Forgive me if I indulge in a bit of nostalgia, but for this essay it seems appropriate.  I’m referring to an old radio program called “Mr. Keen, Tracer of Lost Persons.”  If you admit your age is hovering somewhere near four score, perhaps you can remember listening to the broadcast with your parents as you gathered around the radio in your cozy living room.  (Picture a Norman Rockwell painting.)

Typically, the program would begin with a rap on the door of the office of Mr. Keen, private detective.  Responding to a gruff “Come in,” the distraught person would enter and tell Mr. Keen about so-and-so who had failed to show up for an important appointment day before yesterday, and hadn’t been seen or heard from since.  Mr. Keen, who never did reveal his first name, would respond with the usual probing questions and of course, agree to take the case.

The show, which first aired in 1937, ran until 1955, and was one of radio’s longest running broadcasts, spanning 18 year.

Well, Mr. Keen, while I applaud your success, you ain’t got nothin’ on me!  My run as tracer of the missing has lasted 42 years thus far, and I fear I am in it for life!

Why, on a bright September day, did I suddenly remember Mr. Keen?  Because yesterday found me on my hands and knees, brandishing not a Glock 44, but a flashlight, and running my fingers under the dark and dusty space beneath our convertible sofa.

Why had I put myself in this dangerous situation where getting up off the floor could be hazardous to my health?  Because my steady client, otherwise known as my husband, had presented me with my latest case.  He had misplaced his keys somewhere within the confines of our home, and although he looked for them they were nowhere to be found.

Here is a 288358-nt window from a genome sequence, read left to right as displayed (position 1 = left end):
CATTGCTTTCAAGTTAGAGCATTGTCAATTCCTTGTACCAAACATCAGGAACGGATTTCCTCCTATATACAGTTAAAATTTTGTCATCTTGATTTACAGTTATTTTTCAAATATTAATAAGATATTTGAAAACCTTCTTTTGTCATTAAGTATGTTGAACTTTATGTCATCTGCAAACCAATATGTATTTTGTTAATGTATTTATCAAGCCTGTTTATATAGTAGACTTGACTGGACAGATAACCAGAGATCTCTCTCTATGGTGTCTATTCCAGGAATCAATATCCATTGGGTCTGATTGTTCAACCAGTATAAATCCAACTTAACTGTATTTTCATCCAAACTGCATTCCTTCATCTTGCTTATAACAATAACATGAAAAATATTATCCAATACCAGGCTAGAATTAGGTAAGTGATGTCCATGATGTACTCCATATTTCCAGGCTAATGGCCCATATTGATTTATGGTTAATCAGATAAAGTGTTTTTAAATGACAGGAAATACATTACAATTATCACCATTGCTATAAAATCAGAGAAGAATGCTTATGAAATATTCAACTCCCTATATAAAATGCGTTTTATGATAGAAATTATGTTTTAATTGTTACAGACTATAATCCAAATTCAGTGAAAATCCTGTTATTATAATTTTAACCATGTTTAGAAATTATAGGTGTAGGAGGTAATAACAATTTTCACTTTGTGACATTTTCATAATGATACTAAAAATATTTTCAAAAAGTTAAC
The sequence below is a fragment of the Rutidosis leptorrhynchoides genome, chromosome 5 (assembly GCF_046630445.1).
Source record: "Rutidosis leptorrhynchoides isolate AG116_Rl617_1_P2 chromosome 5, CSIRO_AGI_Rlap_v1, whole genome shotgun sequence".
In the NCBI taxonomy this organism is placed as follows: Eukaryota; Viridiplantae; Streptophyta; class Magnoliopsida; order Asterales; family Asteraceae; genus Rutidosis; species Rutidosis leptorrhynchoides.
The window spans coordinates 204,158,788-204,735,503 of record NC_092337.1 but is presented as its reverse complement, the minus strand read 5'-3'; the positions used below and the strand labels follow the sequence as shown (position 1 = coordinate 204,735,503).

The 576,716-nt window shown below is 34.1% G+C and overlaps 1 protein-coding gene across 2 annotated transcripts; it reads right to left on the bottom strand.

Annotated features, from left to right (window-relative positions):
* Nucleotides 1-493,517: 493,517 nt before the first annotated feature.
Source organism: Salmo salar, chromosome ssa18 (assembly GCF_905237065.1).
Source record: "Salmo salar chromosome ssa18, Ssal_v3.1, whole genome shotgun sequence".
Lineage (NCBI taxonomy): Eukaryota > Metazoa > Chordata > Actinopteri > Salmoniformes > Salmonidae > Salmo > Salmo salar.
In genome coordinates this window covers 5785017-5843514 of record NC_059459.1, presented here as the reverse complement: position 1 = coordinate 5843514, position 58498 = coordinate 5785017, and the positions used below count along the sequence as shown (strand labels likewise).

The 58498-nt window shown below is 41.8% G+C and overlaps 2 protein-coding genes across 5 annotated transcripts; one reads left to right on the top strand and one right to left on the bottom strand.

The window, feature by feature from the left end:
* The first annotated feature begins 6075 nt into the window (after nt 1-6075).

After a thorough interview of his whereabouts since he let himself into the house – with said keys – it was obvious to me that the focus of the investigation had to be the couch.  Removing the cushions revealed only crumbs from the sandwich he had eaten for lunch.  So it was imperative that I take the next step.  And, voila! I emerged with the keys.  All that remained was that I successfully lift myself to a standing position!

Unlike Mr. Keen, my engagements do not begin with a rap on the door, but rather with a plaintiff cry: “Honey, can you help me find my………,” or, “Susan, have you seen my……..,” or, a more desperate “My credit card is missing!”

I cannot attribute this to dotage.  It’s been going on forever.  Besides keys, I’ve repeatedly been called upon to locate cell phones, eye glasses, wallets, umbrellas, as well as a shirt or a pair of shoes that he swears someone took from his closet.  Although the reason why a burglar would nab a pair of old Skechers eludes me.

Over time, my role as “finder” has gradually been taken for granted.  If I cannot find something, then it is truly lost.  I’m reminded of the old “Domestic Goddess” comedy routine from Roseanne Barr when she was doing stand-up.   “Husbands assume that wives know where everything is.  They think the uterus is a tracking device!”

Perhaps Roseanne hit on something and there really are gender related differences when it comes to searching.  Not wanting to extrapolate too much from such a small study, but I am definitely more thorough than my husband when it comes to locating lost objects.  He might lift a cushion and give up, while I’m the one with the miner’s cap shining light on dark places.

In the spirit of “mansplaining,” perhaps we need a new verb to describe the male approach to finding things.  For lack of something more creative at this time, I’m going to suggest “mearching” (man searching), and hope it captures the nature of man’s quest for the missing! If you come up with something better, Mrs. Keen would be happy to hear from you.

On a completely different note, I’m thrilled to report that my latest book of essays is scheduled for release on October 4.  Entitled Laughing My Way Through the Third Stage, the Kindle version is now available for pre-order on Amazon .  Please check it out!  The soft-cover version will be available at the beginning of October.

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